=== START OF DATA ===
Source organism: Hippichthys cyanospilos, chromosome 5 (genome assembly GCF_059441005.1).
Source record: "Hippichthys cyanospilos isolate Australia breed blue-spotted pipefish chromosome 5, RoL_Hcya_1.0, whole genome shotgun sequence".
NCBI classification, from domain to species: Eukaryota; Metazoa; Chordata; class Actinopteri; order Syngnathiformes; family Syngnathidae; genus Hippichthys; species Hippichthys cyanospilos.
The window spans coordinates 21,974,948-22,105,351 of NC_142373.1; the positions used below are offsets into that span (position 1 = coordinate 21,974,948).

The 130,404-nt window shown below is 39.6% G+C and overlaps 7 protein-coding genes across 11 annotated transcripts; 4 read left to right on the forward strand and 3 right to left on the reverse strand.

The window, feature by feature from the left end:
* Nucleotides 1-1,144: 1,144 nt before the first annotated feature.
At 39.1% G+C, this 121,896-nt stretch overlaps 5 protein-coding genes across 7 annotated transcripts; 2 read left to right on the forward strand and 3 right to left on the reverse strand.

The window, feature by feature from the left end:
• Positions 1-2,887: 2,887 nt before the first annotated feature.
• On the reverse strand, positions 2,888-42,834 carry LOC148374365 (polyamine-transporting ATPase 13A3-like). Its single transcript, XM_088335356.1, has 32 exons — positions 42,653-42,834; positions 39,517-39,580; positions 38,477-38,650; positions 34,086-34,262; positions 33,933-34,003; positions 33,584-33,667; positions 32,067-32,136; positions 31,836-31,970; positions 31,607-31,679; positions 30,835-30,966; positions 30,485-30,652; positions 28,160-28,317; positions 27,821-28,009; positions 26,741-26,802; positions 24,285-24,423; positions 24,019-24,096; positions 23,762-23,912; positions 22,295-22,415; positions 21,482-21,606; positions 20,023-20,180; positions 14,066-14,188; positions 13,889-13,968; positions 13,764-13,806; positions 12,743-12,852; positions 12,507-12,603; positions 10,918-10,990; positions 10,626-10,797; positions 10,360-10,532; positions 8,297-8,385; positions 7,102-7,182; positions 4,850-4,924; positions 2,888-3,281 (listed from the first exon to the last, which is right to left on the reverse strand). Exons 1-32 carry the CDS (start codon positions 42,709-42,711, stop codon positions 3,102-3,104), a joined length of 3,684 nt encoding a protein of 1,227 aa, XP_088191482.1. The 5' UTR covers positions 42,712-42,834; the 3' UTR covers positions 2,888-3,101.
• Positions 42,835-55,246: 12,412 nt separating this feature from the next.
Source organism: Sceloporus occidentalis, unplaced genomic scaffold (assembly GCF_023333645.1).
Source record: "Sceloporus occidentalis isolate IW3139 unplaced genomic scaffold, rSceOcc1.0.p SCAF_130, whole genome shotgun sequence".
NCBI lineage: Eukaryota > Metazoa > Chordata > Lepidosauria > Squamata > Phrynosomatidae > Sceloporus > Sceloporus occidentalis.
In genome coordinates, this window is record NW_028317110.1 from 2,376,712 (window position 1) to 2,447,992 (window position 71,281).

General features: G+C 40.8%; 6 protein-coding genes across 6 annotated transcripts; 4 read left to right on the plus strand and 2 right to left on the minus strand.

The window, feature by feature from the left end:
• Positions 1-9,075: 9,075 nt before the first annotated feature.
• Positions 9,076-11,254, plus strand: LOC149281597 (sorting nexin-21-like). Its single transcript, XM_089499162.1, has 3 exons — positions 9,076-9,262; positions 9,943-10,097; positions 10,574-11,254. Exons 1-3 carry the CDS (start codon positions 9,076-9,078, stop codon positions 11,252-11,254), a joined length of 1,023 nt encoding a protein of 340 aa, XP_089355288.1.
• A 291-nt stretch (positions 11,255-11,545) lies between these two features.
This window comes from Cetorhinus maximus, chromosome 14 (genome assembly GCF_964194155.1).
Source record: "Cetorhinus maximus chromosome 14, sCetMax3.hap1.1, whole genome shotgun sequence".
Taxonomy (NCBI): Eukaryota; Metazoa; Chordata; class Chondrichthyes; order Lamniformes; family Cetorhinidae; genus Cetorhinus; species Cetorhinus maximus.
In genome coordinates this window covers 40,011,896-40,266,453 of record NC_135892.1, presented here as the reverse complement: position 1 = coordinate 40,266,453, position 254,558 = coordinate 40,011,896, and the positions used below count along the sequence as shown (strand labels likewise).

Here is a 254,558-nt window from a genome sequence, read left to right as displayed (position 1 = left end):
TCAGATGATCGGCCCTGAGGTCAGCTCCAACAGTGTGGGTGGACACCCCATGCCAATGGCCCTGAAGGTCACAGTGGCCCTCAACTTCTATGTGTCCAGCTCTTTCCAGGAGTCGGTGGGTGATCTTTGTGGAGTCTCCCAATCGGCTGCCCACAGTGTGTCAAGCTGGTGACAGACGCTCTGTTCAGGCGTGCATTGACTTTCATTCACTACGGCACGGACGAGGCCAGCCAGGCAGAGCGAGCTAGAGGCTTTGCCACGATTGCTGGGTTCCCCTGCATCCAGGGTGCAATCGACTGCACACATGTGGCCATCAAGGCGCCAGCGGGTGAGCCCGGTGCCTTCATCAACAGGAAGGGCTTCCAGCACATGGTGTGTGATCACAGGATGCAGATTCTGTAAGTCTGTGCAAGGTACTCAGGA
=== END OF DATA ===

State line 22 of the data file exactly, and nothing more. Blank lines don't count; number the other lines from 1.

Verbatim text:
This window comes from Cetorhinus maximus, chromosome 14 (genome assembly GCF_964194155.1).